Last January my mother finally admitted that I was the real problem in her life. She made this declaration passionately as she extended her arm and pointed dramatically at me. She told me that I had turned the family and even her doctors against her by telling things that were not true. She went on to say that she had never been able to make me love her.
I decided that was the last time I would accept her attempt to blame and punish me for the problems she had created in her life. I also decided that I would stop trying to earn the love that I had always sought from her, the love of a mother for a daughter.
For a long time I had felt that she was a narcissist, but her behavior didn’t quite fit the normal description of a narcissist. She had some of the characteristics such as needing extreme amounts of attention, only being able to see a situation as it affected her and believing that she was always right. But a lot of what she did was more behind the scenes than what you typically see in the common description of a narcissist.
So, I began to read and watch videos about narcissistic parents. From the blogs and books and videos I learned that there are two types of narcissists. The grandiose, or overt, is the one that most people know about. But then there is the covert, or, as some say, the vulnerable, narcissist. As I began to learn about covert narcissists it was as if my world had always been slightly tilted and suddenly it was upright.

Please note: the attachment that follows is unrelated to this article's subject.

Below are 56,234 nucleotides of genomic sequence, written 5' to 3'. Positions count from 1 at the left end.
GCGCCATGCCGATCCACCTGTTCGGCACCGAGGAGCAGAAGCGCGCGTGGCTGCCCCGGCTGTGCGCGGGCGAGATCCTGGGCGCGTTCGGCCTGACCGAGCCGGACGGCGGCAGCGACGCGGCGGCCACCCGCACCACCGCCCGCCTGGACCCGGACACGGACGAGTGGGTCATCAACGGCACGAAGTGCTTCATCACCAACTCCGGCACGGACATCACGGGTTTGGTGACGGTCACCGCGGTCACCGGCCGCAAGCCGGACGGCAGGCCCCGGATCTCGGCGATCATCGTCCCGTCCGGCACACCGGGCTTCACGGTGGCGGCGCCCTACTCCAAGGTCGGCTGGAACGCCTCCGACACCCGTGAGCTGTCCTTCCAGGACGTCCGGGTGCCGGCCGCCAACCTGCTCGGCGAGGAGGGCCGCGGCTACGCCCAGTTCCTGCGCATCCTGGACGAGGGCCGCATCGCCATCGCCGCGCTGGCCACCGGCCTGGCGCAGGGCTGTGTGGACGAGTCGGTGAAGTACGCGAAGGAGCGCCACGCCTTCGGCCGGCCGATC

From all the reading and listening I did, I learned that writing helped with recovery. That seemed like the perfect prescription for me because I am a writer. The therapists and coaches advised that victims of narcissistic abuse should tell, in writing or verbally, the narcissist about the abuse and how it had impacted them. However, the advice was not to mail the letter or confront the abuser. The suggested method was to tell an empty chair or keep a journal or write and then burn a letter. Another suggestion from some of the therapists and coaches was to describe what the abuse victim would have liked to receive from a parent. So, I began to write a fictional story. As a writer this was natural for me and provided the best way to express the pain, frustration and longing. I used some of my experiences and some I had observed. Soon I realized that what I was writing might help other victims of parental narcissistic abuse acknowledge their torture. And so, what began as therapeutic writing morphed into a book –Torture or Nurture, A Tale of Growing Up. It is a comparison of the torture of having a narcissistic mother and enabler father and the validation and support that comes from nurturing parents.
You can certainly buy my book, and of course I would like for you to, but in order to recover, you will have to do your own work. I strongly recommend you write. It does not matter what you write – a letter, a story, a stream of consciousness, a prayer, whatever works for you. You see there is a unique connection between your brain and your hand. If you write about your experiences it helps you acknowledge the torture you have experienced. The hand brain connection forces the monsters out of the darkness into the light where they can be dealt with. I am not a therapist or coach, I am a story teller. I am not a therapist or life coach so I do not counsel or coach anyone, except to encourage the use of writing as part of recovery.
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